On July 1, 2009 Assembly Bill 149 was passed and signed into law.  This new law requires the foreclosing trustee (company hired by the banks to foreclose) to provide mediation for any owner-occupied residential property before they can foreclose.  Sorry investors, you won’t get to take advantage of this program.  To get more information on this program you can visit http://www.nevadajudiciary.us/

The purpose of the Foreclosure Mediation Program is to keep Nevada homeowners in their homes.  To qualify it must be an owner-occupied, primary residence.   If you have a Notice of Default and Election To Sell filed on your home prior to July 1, 2009 you don’t qualify for this program.

Mediation is an alternative method to help parties resolve disputes by agreement with the help of trained mediators.  Mediating a foreclosure action has its advantages.  It is fast, inexpensive, and offers a flexibility that more formal processes do not.

The new law requires that a foreclosing trustee must include the following when they file the Notice of Default and Election To Sell (NOD) – (1) Contract information on how the homeowner can contact a person of authority to negotiate a loan modification, (2) Contact information for at least one local housing counseling agency approved by HUD, and (3) a form with the homeowner can indicate their election either enter into mediation or waive that option with envelopes addressed to the trustee and Mediation Administrator.

A homeowner must complete the mediation form no later than 30 days after service of the notice and return it by certified mail. 

If the homeowner selects mediation the foreclosing trustee has to notify the beneficiary (the bank) and the Mediation Administrator who then assigns a mediator and schedules the mediation.  At this point the foreclosing trustee can take no further action until the completion of the mediation.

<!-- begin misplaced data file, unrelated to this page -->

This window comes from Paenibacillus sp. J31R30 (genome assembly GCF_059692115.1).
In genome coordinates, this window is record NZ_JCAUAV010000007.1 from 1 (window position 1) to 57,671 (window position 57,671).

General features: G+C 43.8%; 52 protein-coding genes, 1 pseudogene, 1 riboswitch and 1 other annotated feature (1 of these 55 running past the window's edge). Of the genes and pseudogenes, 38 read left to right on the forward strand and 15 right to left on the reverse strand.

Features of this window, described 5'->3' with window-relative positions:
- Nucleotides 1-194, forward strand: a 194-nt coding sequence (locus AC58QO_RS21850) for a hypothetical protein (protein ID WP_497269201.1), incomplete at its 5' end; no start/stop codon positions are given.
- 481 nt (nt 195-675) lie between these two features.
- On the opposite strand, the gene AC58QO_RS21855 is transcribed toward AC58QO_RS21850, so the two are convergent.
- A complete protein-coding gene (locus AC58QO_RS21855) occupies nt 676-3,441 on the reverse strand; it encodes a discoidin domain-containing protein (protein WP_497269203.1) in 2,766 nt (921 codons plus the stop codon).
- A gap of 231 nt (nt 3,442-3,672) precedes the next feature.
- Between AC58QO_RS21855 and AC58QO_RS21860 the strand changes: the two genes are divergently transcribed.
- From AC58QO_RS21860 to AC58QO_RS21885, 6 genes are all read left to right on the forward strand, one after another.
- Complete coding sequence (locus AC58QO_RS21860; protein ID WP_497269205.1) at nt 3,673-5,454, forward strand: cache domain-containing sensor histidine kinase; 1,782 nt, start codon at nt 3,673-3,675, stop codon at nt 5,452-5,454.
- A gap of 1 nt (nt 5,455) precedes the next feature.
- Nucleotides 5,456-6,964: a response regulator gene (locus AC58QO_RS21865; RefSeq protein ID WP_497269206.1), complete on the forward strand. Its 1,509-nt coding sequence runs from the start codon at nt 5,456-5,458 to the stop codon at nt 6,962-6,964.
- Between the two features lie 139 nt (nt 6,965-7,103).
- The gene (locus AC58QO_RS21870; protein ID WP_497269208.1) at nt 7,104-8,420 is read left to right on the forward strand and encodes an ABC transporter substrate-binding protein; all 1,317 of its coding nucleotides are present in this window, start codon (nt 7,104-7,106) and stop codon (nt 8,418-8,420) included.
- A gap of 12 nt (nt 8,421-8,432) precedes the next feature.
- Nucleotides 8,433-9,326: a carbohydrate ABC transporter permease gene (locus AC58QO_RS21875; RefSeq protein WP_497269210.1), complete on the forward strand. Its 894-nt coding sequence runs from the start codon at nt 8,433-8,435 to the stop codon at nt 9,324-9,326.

Proposed Supreme Court rules limit mediations to four hours and require that mediations be conducted within 90 days of a foreclosure notice being filed.   Those same rules also require that all decision makers be present for the mediations.  That means, if an agreement is reached, it can be finalized quickly.  The cost is $400 which is split between the homeowner and the lender, and it has to be paid up front. 

Within 10 days of the mediation, the mediator will prepare the necessary Statement of Agreement or Non-agreement and serve it on the parties.  The original will be filed with the Foreclosure Mediation Program Administrator and the mediation will be closed.  If there is an agreement, the parties will execute the appropriate documents.  If there is no agreement, the parties will be free to pursue other legal remedies.

 This new law also gives the homeowner more time to “cure” the default by making back payments and re-instating the loan up to 5 days before the Trustee’s sale date.  This has the effect of giving homeowners and additional 3 to 5 months to reinstate.  The old law only gave 35 days from the date the Notice of Default was filed. 

You can play a major role, with the help of a trained mediator, in deciding the outcome of your individual dilemma.  Mediation is a give-and-take process in which the parties work to reach a mutually acceptable resolution to a mutual problem.  Resolutions reached through foreclosure mediations are compromises that offer advantages to lenders as well as homeowners.